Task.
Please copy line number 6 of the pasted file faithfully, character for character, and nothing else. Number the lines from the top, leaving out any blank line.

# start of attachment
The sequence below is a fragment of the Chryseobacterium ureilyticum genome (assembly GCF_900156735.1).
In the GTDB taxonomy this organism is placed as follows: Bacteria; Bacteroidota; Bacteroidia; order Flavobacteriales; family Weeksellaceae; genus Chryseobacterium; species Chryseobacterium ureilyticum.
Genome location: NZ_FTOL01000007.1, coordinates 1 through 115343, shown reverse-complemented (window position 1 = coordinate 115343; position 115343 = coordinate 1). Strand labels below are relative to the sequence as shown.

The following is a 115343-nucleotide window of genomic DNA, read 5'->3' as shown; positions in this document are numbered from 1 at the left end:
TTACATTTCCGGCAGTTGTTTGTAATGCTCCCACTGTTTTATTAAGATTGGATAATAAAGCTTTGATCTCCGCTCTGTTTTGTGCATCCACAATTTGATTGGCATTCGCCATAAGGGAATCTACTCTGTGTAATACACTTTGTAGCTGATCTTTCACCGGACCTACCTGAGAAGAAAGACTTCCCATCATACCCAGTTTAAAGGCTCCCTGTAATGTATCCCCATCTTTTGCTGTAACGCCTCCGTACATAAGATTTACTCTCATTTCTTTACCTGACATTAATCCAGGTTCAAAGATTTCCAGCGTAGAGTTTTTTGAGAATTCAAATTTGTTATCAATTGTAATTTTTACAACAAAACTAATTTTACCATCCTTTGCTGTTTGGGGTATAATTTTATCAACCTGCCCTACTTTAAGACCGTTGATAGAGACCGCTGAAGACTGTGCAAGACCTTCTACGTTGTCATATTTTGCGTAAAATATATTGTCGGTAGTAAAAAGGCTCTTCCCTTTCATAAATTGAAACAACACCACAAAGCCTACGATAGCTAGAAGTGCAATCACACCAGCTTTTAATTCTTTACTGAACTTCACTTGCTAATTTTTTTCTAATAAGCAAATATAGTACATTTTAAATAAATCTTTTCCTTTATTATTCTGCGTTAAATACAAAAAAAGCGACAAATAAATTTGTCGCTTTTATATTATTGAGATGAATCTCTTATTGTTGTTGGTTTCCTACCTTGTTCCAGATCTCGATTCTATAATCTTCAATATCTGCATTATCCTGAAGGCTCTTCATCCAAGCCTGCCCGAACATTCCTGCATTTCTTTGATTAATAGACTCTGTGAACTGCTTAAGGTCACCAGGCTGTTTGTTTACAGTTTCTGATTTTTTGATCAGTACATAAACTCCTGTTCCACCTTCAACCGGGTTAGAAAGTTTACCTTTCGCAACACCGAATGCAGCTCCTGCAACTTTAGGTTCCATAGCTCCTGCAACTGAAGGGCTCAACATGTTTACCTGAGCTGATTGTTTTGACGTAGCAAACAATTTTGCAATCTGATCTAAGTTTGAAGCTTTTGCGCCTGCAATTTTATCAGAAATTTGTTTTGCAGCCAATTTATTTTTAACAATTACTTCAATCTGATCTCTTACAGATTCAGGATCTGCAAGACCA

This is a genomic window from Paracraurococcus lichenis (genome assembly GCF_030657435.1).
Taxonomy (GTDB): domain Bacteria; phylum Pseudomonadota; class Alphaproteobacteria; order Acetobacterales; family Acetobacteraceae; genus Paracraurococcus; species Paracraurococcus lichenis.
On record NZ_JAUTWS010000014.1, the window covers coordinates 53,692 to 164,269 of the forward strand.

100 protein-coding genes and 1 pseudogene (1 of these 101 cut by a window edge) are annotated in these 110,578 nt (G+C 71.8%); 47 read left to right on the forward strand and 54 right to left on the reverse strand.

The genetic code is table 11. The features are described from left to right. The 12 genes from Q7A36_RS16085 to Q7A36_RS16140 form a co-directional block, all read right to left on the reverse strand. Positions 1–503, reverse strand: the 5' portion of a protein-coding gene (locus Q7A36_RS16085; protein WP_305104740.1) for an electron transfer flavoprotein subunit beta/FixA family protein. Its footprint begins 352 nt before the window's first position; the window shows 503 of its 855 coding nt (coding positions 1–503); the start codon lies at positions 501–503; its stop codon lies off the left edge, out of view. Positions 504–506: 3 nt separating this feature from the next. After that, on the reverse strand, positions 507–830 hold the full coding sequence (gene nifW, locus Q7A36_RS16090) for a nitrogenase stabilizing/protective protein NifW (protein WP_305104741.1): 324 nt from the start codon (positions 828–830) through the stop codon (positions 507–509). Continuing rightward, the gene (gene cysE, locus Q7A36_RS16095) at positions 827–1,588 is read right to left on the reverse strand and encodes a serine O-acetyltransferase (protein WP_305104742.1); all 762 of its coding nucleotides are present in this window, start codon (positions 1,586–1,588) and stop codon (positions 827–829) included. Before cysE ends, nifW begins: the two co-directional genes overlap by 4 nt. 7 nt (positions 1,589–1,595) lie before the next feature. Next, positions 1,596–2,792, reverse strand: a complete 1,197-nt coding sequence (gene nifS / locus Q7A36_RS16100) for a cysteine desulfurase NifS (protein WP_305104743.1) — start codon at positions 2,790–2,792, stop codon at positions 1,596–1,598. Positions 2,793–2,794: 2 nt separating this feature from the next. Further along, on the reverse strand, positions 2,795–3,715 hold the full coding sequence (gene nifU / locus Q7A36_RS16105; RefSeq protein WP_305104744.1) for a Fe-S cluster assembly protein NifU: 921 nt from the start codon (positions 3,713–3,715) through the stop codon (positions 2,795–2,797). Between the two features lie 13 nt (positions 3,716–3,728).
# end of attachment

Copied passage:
This is a genomic window from Paracraurococcus lichenis (genome assembly GCF_030657435.1).